This was never meant to be used by an all-out metal smith, but electronic hobbyist who sometimes need to get rather close to the components they are soldering. Take a torch to any epoxy-resin electronics PCB and the fumes from solder are the least of your worries. The only thing “irresponsible” is your prejudice against a project that you do not even understand, nor
      comprehend it’s intent.

      I have made two of these (with two fans and external power supply). One sits by my soldering station and I place the other within a few inches of whatever I am soldering. Plus, I have a DIY air purification system for my garage that I made from a centrifugal fan (removed from an A/C unit that my neighbors were replacing in their 2,000sqft house. Can’t remember the CFM of the fan, but that should give you some idea of it’s size.) and layered Filtrete 600 and1900 filters on each end.

      This fan is not the best option, but it is better than nothing. All I’m saying is that you should take the time to learn what a project is about and the targeted audience before you diss it!

  • Hi,
    Thank you so much for sharing your blog.Fume extractor system design is exextensively used for removal of fumes, mist, smoke, fine powder. Fume extractor manufacturers in Bangalore, India. Fume extractors which we manufacture can also be fitted with the self-balanced extractor arms of the varied lengths to provide with an extra flexibility in capturing the fumes.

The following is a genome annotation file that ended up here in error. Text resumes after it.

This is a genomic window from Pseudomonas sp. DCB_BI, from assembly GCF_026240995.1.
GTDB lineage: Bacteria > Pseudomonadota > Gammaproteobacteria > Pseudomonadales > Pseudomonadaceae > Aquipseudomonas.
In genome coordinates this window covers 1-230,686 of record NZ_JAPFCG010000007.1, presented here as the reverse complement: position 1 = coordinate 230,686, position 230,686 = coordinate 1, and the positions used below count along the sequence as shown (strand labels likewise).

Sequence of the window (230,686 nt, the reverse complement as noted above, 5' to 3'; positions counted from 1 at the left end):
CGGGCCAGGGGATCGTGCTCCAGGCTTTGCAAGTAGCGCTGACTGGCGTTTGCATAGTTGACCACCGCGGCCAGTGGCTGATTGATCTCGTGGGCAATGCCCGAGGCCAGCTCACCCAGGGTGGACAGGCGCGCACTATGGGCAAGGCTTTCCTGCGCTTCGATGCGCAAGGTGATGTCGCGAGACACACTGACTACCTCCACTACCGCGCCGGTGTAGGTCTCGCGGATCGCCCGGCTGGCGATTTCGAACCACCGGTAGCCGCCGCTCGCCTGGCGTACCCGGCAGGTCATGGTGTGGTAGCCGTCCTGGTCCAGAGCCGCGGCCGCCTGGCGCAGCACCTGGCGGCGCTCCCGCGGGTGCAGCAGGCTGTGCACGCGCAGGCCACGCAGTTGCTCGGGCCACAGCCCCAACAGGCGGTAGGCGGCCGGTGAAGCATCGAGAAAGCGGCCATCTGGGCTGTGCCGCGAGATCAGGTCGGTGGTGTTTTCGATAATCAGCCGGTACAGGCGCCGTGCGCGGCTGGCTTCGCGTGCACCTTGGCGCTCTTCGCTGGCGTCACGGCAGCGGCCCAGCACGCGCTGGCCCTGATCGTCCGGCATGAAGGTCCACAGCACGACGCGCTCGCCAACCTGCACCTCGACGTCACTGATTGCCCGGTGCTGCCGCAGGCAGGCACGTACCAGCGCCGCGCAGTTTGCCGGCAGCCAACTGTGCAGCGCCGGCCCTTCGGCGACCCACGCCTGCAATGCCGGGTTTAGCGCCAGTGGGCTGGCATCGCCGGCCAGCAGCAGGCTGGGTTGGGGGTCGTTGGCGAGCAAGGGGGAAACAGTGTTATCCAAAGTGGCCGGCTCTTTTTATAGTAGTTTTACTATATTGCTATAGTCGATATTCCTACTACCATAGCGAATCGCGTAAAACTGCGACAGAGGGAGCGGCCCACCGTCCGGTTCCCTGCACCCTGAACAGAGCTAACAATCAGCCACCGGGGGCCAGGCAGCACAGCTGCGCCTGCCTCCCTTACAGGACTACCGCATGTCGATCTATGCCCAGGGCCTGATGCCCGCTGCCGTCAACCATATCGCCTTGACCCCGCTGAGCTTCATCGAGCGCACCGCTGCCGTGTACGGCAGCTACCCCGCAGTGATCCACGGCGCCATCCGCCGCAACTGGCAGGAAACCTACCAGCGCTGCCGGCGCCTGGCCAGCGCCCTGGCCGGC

• Dave Ron Blane

    WHAT a RIDICULOUS WASTE OF TIME! Have you tried jerking off? better for ya!

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  • Nick

    Using a 7812 here isn’t a great idea – it’s a linear device so you’ll be
    losing 6V of your 18V as heat – that means you’re only running 66%
    efficiency. Which is very annoying when you’re using expensive 9V
    batteries. Instead, use a switched mode dc-dc converter; they are less then $2 – comprable to the cost of a 7812.

    Think about what you’re doing end to end before you start just bolting pieces together. You’ll have better outcomes.

    • Kevin Moody

      Nick, you are right, but your last sentence was just rude and tasteless. But really the point here is that he took what he had on hand and mostly just and repurposed it into something useful. That’s what we call “quick and dirty” it ain’t pretty but it get’s the job done. I happen to have ALL these parts minus screens in my junk bin and in maker fashion I’ll improve on it with another switch and protection diodes to change between battery and wall wart so I can maximise it’s use.

  • Jason Brambach

    Does anyone know how to speak respectfully? Come on guys. Show a little class. Instead barking at others post your own ingenious creations. Meanwhile, be polite or stay away, please.

    • Donald Merand